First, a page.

27. Jenkins, T. (1997) Optical Absorbance and Fluorescence Techniques for Measuring DNA-Drug Interactions; Vol. 90 (Edited by K. R. Fox), pp. 195-218. Humana Press, Totawa, NJ.
28. Daniels, J. S., T. Chatterji. L. R. MacGillivray and K. S. Gates (1998) Photochemical DNA cleavage by the antitumor agent 3amino-1,2,4-benzotriazine 1,4-dioxide (tirapazamine, WIN 59075, SR4233). J. Org. Chem. 63, 10027-10030.
29. Olmstead, J. III (1979) Calorimetric determinations of absolute fluorescence quantum yields. J. Phys. Chem. 83, 2581-2584. 30. Martin, M. M. (1975) Hydrogen bond effects on radiationless
electronic transitions in xanthene dyes. Chem. Phys. Lett. 35, 105-111.
31. DeFelippis, M. R; C. P. Murthy, F. Broitman, D. Weinraub, M. Farraggi and M. H. Klapper (1991) Electrochemical properties of tyrosine phenoxy and tryptophan indolyl radicals in peptides and amino acid analogs. J. Phys. Chem. 95, 3416-3419.
32. Jovanovic, S. V; S. Steenken and M. G. Simic (1991) Kinetics and energetics of one-electron-transfer reactions involving tryptophan neutral and cation radicals. J. Phys. Chem. 95, 684-687.
33. Steenken, S. and S. V. Jovanovic (1997) How easily oxidizable is DNA? One-electron reduction potentials of adenosine and guanosine radicals in aqueous solution. J. Am. Chem. Soc. 119, 617-618.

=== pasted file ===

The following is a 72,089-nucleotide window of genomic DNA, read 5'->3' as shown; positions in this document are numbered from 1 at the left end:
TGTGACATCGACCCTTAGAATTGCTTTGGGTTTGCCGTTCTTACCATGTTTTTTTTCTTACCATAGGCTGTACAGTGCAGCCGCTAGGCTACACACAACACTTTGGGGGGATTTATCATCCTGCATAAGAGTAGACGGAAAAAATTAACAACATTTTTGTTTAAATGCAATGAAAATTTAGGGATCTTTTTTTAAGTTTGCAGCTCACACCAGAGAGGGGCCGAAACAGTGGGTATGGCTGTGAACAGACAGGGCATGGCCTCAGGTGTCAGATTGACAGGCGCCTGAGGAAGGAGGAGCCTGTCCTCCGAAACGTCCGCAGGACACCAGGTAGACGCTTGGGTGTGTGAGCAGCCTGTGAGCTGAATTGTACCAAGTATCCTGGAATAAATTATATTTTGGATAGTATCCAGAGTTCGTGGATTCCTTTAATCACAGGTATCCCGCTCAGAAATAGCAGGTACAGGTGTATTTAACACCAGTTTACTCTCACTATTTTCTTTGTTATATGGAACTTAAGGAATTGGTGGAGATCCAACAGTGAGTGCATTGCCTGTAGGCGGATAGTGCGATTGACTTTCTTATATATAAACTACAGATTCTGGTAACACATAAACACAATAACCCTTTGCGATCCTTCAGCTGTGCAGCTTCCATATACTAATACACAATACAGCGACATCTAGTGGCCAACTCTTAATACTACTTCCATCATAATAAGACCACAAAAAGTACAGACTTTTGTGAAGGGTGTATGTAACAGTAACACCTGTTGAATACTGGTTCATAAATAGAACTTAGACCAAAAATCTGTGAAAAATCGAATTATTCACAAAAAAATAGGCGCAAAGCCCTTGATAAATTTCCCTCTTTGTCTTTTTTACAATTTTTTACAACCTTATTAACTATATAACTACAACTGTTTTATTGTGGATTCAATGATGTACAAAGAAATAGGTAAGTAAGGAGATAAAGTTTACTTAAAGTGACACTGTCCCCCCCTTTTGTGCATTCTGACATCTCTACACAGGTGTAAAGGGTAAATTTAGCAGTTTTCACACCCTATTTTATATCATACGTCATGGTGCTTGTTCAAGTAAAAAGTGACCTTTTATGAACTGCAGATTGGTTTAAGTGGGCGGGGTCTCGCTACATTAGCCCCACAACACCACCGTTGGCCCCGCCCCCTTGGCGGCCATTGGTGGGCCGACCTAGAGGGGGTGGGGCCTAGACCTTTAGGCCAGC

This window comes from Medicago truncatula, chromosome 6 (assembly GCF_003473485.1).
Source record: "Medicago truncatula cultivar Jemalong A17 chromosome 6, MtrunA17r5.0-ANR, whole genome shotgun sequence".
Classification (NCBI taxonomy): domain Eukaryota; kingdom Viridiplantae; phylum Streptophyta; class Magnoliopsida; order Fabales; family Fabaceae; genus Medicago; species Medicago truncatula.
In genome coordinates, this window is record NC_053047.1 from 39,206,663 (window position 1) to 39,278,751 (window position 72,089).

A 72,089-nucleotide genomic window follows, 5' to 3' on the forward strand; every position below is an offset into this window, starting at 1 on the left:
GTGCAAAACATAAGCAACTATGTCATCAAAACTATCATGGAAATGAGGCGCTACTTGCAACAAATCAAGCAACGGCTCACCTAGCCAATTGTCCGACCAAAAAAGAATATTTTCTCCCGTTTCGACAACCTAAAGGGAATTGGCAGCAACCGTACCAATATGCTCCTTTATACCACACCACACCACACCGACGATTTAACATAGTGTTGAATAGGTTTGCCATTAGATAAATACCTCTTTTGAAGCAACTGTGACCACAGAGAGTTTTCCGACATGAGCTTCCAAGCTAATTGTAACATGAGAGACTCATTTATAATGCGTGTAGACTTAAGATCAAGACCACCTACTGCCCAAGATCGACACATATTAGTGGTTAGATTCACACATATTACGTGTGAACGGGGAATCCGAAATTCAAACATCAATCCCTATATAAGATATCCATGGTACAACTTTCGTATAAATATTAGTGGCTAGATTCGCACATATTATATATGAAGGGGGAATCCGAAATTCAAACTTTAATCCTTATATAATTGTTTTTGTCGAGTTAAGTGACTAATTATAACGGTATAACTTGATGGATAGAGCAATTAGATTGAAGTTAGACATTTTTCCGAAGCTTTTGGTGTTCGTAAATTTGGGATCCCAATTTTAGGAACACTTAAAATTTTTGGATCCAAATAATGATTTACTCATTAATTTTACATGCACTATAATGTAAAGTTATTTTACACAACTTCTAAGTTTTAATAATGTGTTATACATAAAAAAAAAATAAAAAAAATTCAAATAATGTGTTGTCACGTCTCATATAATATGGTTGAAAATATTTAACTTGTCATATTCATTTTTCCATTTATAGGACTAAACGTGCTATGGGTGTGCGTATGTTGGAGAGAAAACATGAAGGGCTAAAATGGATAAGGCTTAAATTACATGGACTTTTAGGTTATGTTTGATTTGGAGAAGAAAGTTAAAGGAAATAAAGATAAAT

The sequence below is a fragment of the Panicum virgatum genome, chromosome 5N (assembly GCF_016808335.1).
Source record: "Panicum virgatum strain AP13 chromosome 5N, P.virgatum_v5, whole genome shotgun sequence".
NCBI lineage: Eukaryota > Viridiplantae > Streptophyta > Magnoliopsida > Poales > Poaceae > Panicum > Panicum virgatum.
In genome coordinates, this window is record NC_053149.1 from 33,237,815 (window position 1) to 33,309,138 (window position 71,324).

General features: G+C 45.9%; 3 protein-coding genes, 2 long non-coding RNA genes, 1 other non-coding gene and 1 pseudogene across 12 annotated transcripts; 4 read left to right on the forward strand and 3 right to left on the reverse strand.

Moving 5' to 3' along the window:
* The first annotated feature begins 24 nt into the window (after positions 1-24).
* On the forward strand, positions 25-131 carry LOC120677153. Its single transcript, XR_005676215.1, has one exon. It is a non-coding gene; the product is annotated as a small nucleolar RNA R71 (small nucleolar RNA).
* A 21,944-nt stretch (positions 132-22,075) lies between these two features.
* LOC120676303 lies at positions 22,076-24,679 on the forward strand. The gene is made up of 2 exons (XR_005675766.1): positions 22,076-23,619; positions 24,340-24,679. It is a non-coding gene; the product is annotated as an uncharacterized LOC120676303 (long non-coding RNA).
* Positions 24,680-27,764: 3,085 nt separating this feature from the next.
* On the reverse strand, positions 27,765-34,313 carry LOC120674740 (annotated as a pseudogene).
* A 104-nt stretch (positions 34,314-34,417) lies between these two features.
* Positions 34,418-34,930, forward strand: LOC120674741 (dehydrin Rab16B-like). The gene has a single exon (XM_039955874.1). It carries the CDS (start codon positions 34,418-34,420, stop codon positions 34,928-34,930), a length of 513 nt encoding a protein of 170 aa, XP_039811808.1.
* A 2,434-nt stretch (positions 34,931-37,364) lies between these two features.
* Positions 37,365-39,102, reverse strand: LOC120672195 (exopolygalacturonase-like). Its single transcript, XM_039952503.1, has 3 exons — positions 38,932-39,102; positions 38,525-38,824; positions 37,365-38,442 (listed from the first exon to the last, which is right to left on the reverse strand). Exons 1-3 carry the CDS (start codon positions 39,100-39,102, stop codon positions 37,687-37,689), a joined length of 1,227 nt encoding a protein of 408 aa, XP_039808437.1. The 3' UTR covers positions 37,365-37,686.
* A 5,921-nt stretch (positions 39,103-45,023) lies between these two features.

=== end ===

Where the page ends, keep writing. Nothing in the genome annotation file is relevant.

34. Priyadarsini, K. L, M. Tracy and P. Wardman (1996) The one-- electron reduction potential of 3-amino-1,2,4-benzotriazine 1,4dioxide (tirapazamine): a hypoxia-selective bioreductive drug. Free Rad. Res. 25, 393-399.
James S. Poole1, Christopher M. Hadad1, Matthew S. Platz*1, Zachary P. Fredin1, Laura Pickard1, Elisa Levya Guerrero1, Margarita Kessler1, Goutam Chowdhury 2, Delshanee Kotandeniya2 and Kent S. Gates2
1Department of Chemistry, The Ohio State University, Columbus, OH and
2Department of Chemistry and Biochemistry, University of Missouri, Columbia, MO
Received 22 August 2001; accepted 17 January 2002
*To whom correspondence should be addressed at: Department of Chemistry, Ohio State University, 100W 18th Avenue. Columbus, OH 43210, USA. Fax: 614-292-5151: e-mail: firstname.lastname@example.org
Copyright American Society of Photobiology Apr 2002
Provided by ProQuest Information and Learning Company. All rights Reserved